This is a good sampling in the sense that much of my book deals with unexpected resiliency in hard or challenging situations and the ubiquity of hope and grace.       



 which I peered, as if through an elegantly carved screen, at the swatches of blue sky peering back at me through their screen of lordly oak leaves high overhead.

One day, when I went out to play, I saw a small airplane flying low above the neighborhood, a strange dark spray raining down from it. It gave me a bad feeling somehow. I went in to tell my mother. She came out, looked up, and hustled me into the house. She forbade me to go out again that day, looking troubled, but explained nothing. The next morning, when I went out to play, I noticed odd little brown lumps scattered all over the ground and even way up the hill beneath the tall trees. When I went to examine one lump, I was shocked to see that it was a dead sparrow. And, as I wandered from lump to lump, I discovered that they were all dead sparrows, scores of them. I felt as if I were walking in a waking nightmare in an ornithological Armageddon. In shock, I stumbled over to my comforting Wishing Rock. Bright on its gray surface, the pink-blossomed dogwood branch framing them, lay three pure yellow dead goldfinches. Staggering as if with a spear in my heart, I scrambled back into the house and told my mother. She told me that all this slaughter was due to the DDT that the plane had sprayed to kill insects. Apparently, this poison had also killed almost everything else. She kept me in the house again that day. Later on my father went out with his heavy work gloves to fill a big bag with small dead birds.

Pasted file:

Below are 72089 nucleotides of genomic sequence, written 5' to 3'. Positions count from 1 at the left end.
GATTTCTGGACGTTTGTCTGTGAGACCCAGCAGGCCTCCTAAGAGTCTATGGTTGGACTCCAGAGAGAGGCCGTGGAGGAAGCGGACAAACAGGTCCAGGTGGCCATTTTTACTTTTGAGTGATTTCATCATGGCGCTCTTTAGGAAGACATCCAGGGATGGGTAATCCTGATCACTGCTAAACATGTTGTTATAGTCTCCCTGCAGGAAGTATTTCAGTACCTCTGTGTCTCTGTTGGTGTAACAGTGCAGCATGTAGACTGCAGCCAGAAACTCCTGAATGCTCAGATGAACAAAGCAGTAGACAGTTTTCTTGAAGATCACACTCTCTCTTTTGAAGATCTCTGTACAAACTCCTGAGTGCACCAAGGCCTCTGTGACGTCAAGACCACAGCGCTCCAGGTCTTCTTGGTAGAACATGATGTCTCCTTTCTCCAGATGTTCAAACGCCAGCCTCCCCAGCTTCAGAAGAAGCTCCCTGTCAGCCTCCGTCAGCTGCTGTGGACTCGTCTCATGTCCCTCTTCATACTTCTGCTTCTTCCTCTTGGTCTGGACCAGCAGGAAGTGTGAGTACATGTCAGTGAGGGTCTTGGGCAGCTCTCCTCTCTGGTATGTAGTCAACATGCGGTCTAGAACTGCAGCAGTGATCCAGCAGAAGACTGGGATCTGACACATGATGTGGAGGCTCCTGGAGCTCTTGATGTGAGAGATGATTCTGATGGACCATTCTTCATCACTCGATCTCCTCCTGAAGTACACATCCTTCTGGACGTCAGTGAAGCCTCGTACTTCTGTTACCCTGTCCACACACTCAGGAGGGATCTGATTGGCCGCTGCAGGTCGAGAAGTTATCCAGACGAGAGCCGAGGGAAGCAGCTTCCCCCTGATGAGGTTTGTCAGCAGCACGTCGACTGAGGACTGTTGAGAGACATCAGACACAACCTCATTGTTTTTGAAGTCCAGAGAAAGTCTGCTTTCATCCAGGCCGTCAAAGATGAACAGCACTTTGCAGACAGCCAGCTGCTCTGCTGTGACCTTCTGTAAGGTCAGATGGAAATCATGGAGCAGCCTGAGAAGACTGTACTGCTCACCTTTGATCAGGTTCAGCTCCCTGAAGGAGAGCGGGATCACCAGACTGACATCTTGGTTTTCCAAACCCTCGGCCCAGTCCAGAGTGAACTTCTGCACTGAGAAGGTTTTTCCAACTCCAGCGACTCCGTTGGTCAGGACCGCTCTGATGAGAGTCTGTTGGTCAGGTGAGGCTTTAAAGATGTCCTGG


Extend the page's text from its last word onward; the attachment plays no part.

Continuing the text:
Aghast that grown-ups could perpetrate such a rain of death, it was quite awhile before I could bring myself to return to my dear Wishing Rock and comforting dogwood tree; the mind-photo of three rigid, cold little goldfinch bodies arrayed funereally on the sparkling mica always leapt up, causing a catch in my throat and the need to turn away. A short time after I finally did resume my companionship with the rock and tree, a particularly violent thunderstorm struck. To my distress, the next day I found the main bough of the dogwood, as thick as a man’s wrist, broken off, with only some thin threads of bark still maintaining their connection with the mother tree.                                                                                         


Stephani Nur Colby is a writer and editor who lives in Gloucester, MA, “the last stop before Portugal.” Walking with the Ineffable: A Spiritual Memoir (with Cats) traces her journeys through spiritual seeking in Greek Orthodox Christianity, Sufism, herbalism and energy-healing, Nature (especially with owls, hawks, and falcons), the de-anaesthetizing company of lively cats, and pilgrimages and adventures in Greece, the Holy Land, England, Bulgaria, Turkey, and Mexico, all spurred by a persistent search for the Really Real.  Walking with the Ineffable is to be issued by Green Writers Press in August 2020.